13. "Stupid Girls" — Pink

14. "Irreplaceable" — Beyonce

15. "Umbrella" — Rihanna ft. Jay-Z

16. "Don't Matter" — Akon

17. "Party Like A Rockstar" — Shop Boyz

18. "This Is Why I'm Hot" — Mims

19. "Beautiful Girls" — Sean Kingston

20. "Bartender" — T-Pain

21. "Pop, Lock and Drop It" — Huey

22. "Wait For You" — Elliot Yamin

23. "Lips Of An Angel" — Hinder

24. "Face Down" — Red Jumpsuit Apparatus

25. "Chasing Cars" — Snow Patrol

26. "No One" — Alicia Keys

27. "Cyclone" — Baby Bash ft. T-Pain

28. "Crank That" — Soulja Boy

29. "Kiss Kiss" — Chris Brown

SEE ALSO: 20 Of The Best 2000's Tunes We Still Know Every Word To

30. "Lip Gloss" — Lil' Mama

Cover Image Credit: http://nd01.jxs.cz/368/634/c6501cc7f9_18850334_o2.jpg

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My AP Environmental Science Class' Cookie Mining Experiment Shows Why Capitalism Is Destroying The Planet

Who cares about the environment with profits this high?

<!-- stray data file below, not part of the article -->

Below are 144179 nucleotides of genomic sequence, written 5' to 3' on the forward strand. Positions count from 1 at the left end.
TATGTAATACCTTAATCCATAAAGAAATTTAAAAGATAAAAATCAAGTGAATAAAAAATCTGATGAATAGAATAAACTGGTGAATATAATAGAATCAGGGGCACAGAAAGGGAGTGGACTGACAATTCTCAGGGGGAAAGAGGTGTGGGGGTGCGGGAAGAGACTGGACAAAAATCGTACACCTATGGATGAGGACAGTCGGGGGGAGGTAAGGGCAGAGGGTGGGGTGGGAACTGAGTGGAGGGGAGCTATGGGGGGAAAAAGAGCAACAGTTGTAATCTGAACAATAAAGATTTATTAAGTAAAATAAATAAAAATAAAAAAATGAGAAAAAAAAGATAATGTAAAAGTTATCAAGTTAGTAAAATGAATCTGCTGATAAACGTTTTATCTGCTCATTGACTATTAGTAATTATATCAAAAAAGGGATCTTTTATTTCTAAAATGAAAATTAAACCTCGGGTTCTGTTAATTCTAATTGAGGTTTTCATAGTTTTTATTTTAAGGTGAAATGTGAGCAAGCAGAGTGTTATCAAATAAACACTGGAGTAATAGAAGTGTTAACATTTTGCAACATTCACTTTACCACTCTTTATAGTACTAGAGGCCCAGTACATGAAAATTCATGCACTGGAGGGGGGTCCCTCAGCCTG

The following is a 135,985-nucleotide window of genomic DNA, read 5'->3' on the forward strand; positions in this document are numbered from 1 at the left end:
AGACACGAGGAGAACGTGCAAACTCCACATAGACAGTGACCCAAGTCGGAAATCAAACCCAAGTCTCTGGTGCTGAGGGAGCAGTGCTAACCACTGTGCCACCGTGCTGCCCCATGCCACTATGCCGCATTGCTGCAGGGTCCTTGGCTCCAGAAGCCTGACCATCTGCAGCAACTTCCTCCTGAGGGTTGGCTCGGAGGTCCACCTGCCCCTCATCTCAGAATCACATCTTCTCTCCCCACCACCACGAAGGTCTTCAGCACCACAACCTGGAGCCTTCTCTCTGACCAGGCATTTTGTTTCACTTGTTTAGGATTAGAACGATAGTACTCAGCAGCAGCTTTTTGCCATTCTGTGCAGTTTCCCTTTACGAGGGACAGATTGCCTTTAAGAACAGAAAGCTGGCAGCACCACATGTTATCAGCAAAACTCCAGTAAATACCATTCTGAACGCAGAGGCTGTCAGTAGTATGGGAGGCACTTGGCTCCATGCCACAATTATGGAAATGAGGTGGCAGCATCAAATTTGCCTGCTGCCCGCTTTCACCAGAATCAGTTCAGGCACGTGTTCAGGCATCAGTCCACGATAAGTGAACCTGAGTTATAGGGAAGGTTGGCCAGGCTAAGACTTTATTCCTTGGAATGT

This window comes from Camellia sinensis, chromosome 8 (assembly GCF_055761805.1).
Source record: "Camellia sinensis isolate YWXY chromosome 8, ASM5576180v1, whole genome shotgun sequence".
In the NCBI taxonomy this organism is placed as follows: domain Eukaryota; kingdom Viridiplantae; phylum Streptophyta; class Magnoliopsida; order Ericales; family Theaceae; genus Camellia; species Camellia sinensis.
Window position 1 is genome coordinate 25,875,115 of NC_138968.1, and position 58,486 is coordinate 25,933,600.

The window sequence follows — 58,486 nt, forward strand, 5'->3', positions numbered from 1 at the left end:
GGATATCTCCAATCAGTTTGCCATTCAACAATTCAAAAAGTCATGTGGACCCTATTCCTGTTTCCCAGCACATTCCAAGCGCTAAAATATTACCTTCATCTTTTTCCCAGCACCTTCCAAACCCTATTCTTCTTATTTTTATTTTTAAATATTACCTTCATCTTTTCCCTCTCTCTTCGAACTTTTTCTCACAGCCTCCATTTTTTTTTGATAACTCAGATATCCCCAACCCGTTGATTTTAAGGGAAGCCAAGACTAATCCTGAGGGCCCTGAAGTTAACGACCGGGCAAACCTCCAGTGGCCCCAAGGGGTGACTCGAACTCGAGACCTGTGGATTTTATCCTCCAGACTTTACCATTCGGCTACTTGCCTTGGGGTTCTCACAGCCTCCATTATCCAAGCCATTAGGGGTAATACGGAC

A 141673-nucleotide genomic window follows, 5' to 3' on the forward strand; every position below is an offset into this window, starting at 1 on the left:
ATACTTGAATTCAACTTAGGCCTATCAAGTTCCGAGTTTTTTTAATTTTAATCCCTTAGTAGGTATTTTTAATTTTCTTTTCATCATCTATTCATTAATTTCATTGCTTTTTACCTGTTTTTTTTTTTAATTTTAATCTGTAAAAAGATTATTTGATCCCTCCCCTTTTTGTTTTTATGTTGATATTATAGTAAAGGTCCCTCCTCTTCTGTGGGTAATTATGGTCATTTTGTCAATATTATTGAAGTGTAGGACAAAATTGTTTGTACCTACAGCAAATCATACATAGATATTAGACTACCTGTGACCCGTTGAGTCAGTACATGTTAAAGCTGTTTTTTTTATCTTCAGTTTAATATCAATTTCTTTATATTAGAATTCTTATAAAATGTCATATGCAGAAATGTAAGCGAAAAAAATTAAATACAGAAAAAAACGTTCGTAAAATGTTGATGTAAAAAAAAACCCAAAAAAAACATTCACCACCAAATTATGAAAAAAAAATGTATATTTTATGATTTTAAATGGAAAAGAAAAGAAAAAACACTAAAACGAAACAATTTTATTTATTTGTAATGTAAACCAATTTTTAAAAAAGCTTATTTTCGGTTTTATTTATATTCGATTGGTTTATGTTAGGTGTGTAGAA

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With the AP exams in May approaching quickly, my AP Environmental Science class has wasted no time in jumping right into labs. To demonstrate the damage to the environment done by strip mining, we were instructed to remove the chocolate chips from cookies.

The experiment in itself was rather simple. We profited from fully or partially extracted chips ($8 for a full piece and $4 for a partial) and lost from buying tools, using time and area and incurring fines.

This might seem simplistic, but it showcased the nature of disastrous fossil fuel companies.

We were fined a $1 per minute we spent mining. It cost $4 per tool we bought (either tweezers or paper clips) and 50 cents for every square centimeter of cookie we mined.

Despite the seemingly overbearing charges compared to the sole way to profit, it was actually really easy to profit.

If we found even a partial chocolate chip per minute, that's $3 profit or utilization elsewhere. Tools were an investment that could be made up each with a partial chip, and clearly we were able to find much, much more than just one partial chip per tool.

Perhaps the most disproportionally easiest thing to get around were the fines. We were liable to be fined for habitat destruction, dangerous mining conditions with faulty tools, clutter, mess and noise level. No one in the class got fined for noise level nor faulty tools, but we got hit with habitat destruction and clutter, both of which added up to a mere $6.